The Cincinnati Bengals rebuilt the majority of their wide receiver corps in 2016, but the team is not done injecting young talent into the position. With A.J. Green, Brandon LaFell, Tyler Boyd, Cody Core, and Alex Erickson all on the roster, the only question mark on the depth chart is at the spot previously held by James Wright, who saw injuries and lack of playing time keep him relegated to the fringes of the roster before being released earlier this month.
It is no surprise the Bengals are looking to the NFL Draft to potentially shore up their depth and add a speedy threat to the unit. The team currently has planned a private visit with Purdue’s DeAngelo Yancey, according to Walter Football, who isn’t expected to be drafted at all. CBS Sports ranks Yancey as the 48th best receiver in this year’s draft class.
Could the Bengals be considering him as a free agent pickup after the draft, or even a surprise late-round selection?
In four years at Purdue, Yancey put up impressive numbers (141 catches, 2,344 yards, 20 touchdowns). For that reason alone, he is bound to get a chance with an NFL team, be it in the later rounds of the draft or as a free agent. We already know multiple teams are interested, at the very least, so at this point it’s more of a question of how he will impress the Bengals during his visit to Cincinnati.
The 6’2”, 201 pound Yancey is seen by most scouts as a well-proportioned receiver with the ability to produce home-run catches. He is known as a solid blocker, which could intrigue the Bengals, who could stand to see better run blocking out wide. Furthermore, his ability to block could help him contribute on special teams, which is typically a big selling point for the Bengals when evaluating fringe roster players.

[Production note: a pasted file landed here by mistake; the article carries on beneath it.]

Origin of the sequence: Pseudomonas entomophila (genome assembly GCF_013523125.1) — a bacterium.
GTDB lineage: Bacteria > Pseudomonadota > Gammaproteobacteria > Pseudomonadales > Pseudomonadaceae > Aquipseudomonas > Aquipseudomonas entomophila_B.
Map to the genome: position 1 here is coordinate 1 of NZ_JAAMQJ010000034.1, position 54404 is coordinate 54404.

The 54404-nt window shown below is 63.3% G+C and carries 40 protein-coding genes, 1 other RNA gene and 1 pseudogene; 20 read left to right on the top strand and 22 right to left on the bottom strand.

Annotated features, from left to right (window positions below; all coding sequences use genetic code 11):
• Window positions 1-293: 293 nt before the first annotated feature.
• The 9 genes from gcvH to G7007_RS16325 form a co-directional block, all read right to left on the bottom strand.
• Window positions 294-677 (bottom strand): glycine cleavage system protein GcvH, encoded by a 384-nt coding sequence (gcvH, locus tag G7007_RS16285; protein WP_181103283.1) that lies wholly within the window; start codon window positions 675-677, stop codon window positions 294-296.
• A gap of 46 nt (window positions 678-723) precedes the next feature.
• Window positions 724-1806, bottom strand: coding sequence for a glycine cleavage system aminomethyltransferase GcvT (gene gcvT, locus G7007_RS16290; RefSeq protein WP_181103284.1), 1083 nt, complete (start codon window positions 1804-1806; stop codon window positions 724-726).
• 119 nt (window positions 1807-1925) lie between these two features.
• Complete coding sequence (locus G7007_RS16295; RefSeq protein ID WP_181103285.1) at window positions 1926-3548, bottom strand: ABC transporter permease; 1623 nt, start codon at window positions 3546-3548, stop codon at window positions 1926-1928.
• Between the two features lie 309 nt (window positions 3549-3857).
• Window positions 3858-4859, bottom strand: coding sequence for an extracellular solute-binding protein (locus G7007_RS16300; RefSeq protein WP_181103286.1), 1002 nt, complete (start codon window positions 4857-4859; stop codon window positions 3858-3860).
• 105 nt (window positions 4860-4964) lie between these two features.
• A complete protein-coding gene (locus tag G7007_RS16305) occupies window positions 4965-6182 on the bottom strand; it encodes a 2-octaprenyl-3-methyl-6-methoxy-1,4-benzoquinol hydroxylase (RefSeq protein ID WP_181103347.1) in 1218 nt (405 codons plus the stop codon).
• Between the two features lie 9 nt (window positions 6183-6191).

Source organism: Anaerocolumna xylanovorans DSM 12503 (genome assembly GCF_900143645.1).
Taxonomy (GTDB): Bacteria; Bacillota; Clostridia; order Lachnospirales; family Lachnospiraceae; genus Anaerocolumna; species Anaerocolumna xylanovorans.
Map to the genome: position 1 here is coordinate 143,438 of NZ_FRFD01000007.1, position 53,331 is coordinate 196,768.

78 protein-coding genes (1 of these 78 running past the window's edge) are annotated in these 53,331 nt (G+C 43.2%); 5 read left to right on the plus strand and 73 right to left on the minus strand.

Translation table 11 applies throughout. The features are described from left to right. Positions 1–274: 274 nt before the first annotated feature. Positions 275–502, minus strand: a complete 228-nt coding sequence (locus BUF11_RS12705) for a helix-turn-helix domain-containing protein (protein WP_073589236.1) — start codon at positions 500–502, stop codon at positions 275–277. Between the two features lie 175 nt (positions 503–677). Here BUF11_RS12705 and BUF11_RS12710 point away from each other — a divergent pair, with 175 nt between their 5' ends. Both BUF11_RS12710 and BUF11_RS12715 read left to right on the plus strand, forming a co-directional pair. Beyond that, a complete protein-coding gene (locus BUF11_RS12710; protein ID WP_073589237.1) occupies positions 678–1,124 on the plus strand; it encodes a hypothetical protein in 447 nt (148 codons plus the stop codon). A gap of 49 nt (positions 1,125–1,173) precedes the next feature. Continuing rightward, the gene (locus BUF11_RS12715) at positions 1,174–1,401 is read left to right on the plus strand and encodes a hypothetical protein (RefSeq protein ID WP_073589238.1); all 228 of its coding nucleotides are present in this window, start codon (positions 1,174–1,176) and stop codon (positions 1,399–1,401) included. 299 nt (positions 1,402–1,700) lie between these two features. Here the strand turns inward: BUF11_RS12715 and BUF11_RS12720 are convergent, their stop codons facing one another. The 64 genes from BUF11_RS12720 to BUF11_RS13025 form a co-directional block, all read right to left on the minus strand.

Unfortunately, scouts bemoan Yancey’s inability to shake coverage on underneath routes. He lacks a quickness to his routes and his feet that make it easy for defenders to keep up with him. He can certainly blow by them on the outside, possessing the size to go up-and-over speedy cornerbacks, but he struggles to create separation in virtually every other way. He averaged 19.4 yards per touch in his senior season, but part of that has to do with the fact that he struggles to get open in short-yardage situations.
It is hard to gauge where Yancey’s NFL career is headed. His home-run hitting potential could make him invaluable to any team’s offensive strategy, but only if he continues to develop that particular set of skills against NFL-level talent. He isn’t developed enough in other areas of his game to justify taking up a valuable roster spot if not. But, for the right team and in the right offensive scheme, he could thrive as a receiver, generally brought in as a blocker who can catch an opposing secondary off-guard on a deep bomb.
With such a well-balanced receiving corps already, the Bengals could take a chance on a home-run hitter like Yancey. If he doesn’t develop as expected, the Bengals wouldn’t have had to make much of an investment anyway. But, if he can break out for a few long-bombs a year, he will occupy an intriguing niche for a Bengals team that lacks a true deep threat to complement A.J. Green.
With 11 draft picks in the 2017 NFL Draft, including four between the sixth and seventh rounds, it wouldn’t be a shock if the Bengals selected Yancey with one of their late picks. There is a good chance the Bengals could wait to sign him until after the draft, but if they are interested enough, they will want to lock him up before he even has a chance to hit free agency. The Seahawks and Packers, who are both meeting with him privately as well, could also have a chance to snatch him up with one of their final picks, or, look to lure him their way in undrafted free agency.